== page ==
The ring is the starting point that much of the marten hunt revolves around, but it goes the hunt from complete knowledge to total chance.
If the marten hunts for snow, you go outside where the marten has gone up in a circle (marten ring) where the marten can not climb or jump out to a tree outside the ring. The very idea is that when you have walked around a lap, the ring should be tight, ie that you know for sure that the marten is inside the ring. Felling edges, very sparse forest and wide tractor roads without hanging branches are counted as reliable ring roads. The ring can be anything from a few trees to several hundred meters in diameter.
If the snow is loose and there is snow in the tree branches, you can sometimes follow the path the marten has taken by looking for fallen snow that has fallen when the marten has jumped between the trees.
When the ring is dense, you have to methodically start looking for daycare places which are primarily squirrel nests, a squirrel nest often looks like an opaque rice ball located in the branch on a spruce. The size of the rice ball is 3-6 dm in diameter. If no suspected squirrel nests are found within 20-30 m, you can start looking for suspected hollow trees, if no hollow trees are found either, the search radius is extended as far as necessary so that the marten is not outside the ring. Hollow trees can be anything from old dead trees with woodpecker holes to healthy trees with holes.
When you have possibly located some possible squirrel nests, start by tapping the tree with, for example, the back of an ax, if you are yourself, you have to tap first and then quickly run out and get a view upwards if the marten moves or changes trees. If you are 2 participants, one knocks while the other is ready to shoot if the marten shows up, it is then of the utmost importance that the person with the rifle in hand observes each tree that is knocked and moves accordingly. It is in my experience when the marten infects that you really benefit from the dog when searching for trees, the dog's task is to lie after the marten and preferably mark where it has gone up in the tree or down into the ground again.
In the best of worlds, the marten trains the dog, who then barks his skull until I get there and shoot it before it runs on.
If the hunt drags on and it gets shady outside or dark, with the help of a strong lamp you can shine in the treetops and see the marten's yellow eyes twinkle back, which gives a good shooting chance.
If the marten has gone down in the pot.The very idea when standing at a pot is the same regardless of whether it is mink, marten or fox, the rifle should always be at arm's length distance regardless of whether there are other people on the hunt. You neither can nor should trust that the others do their part, a successful conclusion often depends on the fact that you do not trust that the pass shooters are attentive.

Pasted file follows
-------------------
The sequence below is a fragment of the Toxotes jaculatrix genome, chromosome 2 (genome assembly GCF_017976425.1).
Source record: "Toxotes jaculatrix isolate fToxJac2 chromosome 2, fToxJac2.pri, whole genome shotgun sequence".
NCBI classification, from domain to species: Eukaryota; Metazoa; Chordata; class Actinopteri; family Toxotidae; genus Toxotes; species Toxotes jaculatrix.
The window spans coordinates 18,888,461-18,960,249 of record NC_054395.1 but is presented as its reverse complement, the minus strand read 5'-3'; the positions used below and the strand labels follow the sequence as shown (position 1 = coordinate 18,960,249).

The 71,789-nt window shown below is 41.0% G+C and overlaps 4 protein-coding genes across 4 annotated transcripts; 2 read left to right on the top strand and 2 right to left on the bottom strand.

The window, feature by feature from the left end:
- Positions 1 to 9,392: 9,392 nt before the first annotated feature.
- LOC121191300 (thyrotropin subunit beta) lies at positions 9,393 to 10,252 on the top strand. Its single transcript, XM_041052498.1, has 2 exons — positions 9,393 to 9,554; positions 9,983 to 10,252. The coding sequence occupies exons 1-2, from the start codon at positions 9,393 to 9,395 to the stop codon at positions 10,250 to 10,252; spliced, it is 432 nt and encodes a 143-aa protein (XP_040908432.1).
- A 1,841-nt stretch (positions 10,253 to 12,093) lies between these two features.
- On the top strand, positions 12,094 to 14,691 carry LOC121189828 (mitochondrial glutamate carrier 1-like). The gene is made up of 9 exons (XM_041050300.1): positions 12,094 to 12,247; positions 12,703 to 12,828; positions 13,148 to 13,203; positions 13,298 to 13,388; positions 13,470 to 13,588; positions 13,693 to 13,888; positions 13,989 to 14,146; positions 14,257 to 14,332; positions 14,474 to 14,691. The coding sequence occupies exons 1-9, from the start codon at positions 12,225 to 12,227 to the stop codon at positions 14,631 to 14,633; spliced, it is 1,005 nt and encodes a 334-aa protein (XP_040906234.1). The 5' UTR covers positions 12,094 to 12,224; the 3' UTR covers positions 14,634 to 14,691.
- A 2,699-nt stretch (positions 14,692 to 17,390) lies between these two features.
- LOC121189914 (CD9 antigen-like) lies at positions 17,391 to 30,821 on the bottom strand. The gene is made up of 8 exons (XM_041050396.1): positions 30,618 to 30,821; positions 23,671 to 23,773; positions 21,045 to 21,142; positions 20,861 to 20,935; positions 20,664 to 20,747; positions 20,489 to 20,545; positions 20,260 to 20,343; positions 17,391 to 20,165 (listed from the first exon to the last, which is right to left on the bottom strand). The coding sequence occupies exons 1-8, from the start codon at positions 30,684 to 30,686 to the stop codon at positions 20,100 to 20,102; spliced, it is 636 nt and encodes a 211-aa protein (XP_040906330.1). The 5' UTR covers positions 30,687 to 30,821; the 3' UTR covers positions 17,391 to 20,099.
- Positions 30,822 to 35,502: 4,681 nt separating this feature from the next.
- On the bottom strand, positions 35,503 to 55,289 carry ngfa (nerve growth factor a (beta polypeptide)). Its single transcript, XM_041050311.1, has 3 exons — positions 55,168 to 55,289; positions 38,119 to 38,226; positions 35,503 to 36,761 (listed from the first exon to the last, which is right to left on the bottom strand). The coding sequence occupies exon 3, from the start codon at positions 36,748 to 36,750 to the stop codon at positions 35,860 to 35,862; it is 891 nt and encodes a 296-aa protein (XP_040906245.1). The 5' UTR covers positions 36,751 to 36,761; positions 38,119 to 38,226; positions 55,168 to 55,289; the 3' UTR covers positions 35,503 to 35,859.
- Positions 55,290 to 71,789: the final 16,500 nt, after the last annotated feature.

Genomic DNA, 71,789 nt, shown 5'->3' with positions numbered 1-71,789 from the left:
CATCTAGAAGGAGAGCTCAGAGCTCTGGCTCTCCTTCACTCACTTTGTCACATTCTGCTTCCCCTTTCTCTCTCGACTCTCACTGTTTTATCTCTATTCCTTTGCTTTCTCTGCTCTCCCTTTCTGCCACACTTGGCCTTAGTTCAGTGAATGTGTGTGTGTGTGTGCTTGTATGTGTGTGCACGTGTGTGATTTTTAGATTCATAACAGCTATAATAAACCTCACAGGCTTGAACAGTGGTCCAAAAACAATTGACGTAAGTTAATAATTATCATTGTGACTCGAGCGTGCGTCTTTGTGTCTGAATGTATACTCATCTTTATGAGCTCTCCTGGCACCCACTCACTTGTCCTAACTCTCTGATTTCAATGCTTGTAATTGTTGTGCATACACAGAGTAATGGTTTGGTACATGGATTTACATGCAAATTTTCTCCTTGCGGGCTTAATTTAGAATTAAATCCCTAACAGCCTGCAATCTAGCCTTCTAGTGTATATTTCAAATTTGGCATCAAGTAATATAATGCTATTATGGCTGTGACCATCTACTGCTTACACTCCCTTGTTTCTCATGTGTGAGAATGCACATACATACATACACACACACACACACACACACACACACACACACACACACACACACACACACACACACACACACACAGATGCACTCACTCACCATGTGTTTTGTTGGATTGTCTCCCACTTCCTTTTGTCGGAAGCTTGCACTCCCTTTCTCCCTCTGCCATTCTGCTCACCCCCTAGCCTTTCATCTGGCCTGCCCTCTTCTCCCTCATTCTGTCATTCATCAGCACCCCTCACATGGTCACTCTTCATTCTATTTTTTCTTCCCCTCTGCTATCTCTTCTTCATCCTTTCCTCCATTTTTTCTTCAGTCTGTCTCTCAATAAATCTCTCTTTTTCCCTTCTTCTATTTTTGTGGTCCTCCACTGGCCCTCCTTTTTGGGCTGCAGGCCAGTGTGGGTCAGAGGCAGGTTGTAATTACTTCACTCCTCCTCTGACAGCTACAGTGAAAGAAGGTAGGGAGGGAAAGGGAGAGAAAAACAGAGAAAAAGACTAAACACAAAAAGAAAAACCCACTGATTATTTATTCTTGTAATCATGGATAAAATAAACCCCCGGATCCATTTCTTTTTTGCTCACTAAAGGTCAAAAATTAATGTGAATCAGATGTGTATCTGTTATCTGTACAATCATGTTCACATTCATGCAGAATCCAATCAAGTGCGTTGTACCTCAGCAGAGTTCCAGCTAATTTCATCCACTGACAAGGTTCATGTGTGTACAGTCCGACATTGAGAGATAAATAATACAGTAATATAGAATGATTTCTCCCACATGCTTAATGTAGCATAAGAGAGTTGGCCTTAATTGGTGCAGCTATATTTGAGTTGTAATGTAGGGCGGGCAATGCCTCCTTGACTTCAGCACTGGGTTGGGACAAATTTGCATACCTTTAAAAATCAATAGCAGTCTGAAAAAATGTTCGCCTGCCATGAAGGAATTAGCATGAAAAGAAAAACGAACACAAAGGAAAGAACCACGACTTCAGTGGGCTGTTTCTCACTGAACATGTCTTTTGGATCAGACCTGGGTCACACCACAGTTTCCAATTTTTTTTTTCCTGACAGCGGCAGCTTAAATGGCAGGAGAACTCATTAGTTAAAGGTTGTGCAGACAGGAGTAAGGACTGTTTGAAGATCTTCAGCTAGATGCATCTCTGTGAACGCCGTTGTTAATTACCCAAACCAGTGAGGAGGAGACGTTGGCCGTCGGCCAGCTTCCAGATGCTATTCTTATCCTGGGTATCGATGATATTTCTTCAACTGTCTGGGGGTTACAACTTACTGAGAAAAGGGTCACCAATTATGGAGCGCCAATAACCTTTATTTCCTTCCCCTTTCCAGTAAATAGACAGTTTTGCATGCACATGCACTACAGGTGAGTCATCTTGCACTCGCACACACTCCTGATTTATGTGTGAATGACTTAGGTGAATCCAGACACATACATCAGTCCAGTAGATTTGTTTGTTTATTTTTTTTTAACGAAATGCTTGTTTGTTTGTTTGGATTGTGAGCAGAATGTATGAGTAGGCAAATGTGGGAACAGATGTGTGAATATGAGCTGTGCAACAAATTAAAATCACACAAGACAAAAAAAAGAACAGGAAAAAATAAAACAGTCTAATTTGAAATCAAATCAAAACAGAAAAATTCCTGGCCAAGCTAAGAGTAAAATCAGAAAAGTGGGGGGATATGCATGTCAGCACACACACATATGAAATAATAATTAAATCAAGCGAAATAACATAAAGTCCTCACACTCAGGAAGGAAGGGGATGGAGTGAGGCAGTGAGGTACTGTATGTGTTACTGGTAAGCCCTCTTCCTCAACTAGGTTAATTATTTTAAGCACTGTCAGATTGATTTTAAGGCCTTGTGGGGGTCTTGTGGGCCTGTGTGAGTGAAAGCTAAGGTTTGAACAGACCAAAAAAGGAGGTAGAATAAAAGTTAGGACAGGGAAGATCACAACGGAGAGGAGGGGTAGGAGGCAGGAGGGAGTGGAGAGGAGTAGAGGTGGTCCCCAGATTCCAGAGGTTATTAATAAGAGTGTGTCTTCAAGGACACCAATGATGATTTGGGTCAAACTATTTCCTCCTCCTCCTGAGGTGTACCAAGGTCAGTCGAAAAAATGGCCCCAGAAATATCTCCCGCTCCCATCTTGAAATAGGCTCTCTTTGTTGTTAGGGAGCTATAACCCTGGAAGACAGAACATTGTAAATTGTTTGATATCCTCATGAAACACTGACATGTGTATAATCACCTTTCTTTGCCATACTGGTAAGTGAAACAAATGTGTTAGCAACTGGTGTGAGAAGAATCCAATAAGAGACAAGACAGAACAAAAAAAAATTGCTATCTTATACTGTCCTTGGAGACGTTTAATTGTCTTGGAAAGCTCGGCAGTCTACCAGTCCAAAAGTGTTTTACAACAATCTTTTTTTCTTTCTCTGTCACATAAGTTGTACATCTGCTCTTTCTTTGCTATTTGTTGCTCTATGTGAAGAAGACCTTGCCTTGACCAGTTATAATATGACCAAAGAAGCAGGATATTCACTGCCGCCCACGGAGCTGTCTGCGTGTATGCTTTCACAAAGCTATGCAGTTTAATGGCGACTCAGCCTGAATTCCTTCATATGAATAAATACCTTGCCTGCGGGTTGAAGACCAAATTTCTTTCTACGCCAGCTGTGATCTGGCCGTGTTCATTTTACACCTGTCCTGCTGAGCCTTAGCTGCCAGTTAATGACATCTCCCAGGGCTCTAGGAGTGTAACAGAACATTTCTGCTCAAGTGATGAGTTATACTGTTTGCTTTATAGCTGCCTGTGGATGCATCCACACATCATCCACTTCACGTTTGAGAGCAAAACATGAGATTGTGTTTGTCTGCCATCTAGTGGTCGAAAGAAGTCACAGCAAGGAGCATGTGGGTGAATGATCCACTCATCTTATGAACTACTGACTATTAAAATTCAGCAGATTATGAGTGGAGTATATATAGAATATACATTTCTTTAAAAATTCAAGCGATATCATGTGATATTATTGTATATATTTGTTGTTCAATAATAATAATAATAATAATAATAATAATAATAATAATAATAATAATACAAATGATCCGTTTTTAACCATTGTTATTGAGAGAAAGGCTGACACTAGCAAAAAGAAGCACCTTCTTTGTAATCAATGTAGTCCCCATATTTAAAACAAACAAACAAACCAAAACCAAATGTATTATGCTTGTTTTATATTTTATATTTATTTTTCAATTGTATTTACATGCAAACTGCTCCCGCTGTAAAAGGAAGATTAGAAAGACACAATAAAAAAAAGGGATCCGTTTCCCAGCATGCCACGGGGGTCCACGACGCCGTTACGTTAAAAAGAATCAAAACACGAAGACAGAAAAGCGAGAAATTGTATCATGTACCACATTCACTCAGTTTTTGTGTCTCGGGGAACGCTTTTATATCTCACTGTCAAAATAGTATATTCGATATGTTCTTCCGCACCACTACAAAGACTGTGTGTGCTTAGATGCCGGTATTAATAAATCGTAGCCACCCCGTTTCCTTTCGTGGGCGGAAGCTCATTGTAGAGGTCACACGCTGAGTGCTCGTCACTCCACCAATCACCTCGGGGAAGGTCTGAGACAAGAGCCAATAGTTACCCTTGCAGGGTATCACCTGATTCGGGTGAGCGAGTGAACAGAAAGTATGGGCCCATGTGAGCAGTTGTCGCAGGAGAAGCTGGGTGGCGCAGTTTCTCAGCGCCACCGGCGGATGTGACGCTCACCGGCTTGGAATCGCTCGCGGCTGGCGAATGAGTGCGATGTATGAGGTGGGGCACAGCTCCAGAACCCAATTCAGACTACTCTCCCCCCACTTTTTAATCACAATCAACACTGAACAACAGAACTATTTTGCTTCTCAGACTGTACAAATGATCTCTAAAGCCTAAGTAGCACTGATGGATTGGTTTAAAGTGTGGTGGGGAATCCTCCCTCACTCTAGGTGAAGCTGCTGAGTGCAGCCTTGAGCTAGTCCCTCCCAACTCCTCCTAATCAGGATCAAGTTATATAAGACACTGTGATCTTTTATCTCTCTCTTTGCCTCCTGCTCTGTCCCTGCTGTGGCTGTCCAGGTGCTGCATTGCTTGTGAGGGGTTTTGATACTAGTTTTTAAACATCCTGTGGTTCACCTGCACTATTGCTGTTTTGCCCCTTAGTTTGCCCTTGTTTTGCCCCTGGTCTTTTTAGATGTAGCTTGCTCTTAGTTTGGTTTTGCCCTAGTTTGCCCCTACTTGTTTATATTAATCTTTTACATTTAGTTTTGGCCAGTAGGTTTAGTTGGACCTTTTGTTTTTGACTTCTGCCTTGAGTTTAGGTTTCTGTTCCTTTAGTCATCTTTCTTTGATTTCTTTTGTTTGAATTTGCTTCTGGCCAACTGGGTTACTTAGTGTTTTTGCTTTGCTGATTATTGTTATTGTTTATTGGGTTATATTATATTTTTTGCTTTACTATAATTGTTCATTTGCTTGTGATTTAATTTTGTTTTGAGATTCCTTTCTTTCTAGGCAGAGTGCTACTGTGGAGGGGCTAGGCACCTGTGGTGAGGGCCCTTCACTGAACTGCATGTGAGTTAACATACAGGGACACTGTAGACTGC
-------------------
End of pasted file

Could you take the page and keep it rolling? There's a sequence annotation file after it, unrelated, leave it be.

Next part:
First of all, sight clearing is an incredibly important step before the marten is worried underground. All shrubs and spruces must be cleared away for the sake of visibility. Keep the dogs tethered during the clearing operation.
A marten is a small animal and is also sometimes taken by foxes, so it does not take a fight down in the ground but sticks out if it feels threatened. I who use both dusters and terriers definitely see an area of use for the terrier that enters cavities where larger dogs do not go. Many times it is enough for the marten to hear that something is down in the ground for it to try to dodge.
I usually start by letting the dogs work around the pot without helping them, in the beginning I usually only fit to see if the marten comes out easily. If this is not the case, either a ski pole, pointed spruce or skewer can be used to make the marten leave the security. If there is a lot of snow, a snow shovel comes into its own, because if it does not help with skewers, the snow must be removed and the ground exposed so that the dogs know where it is and where it is moving. Expect that if the marten has not arrived in the beginning, it will feel safe under the ground, which you need to change for a successful result. Depending on how big the pot is, there can be considerable amounts of snow to be moved, but there are few shortcuts. If you are several people, remember to change before you are sweaty.
The next step is usually to dig into the ground with the help of a skewer, ax and shovel where the dogs mark that the marten is and as it moves, continue to dig and skewer until it chooses to escape.
If you are at the pot yourself and both dig and fit, you can use baby nets, which are sold in regular stores. Bear nets are normally stretched over berry bushes but can also be trampled into the ground and hung up in suitable tree branches around the pot, the marten does not normally get stuck in the net but you get a little more time to catch up with the shoot.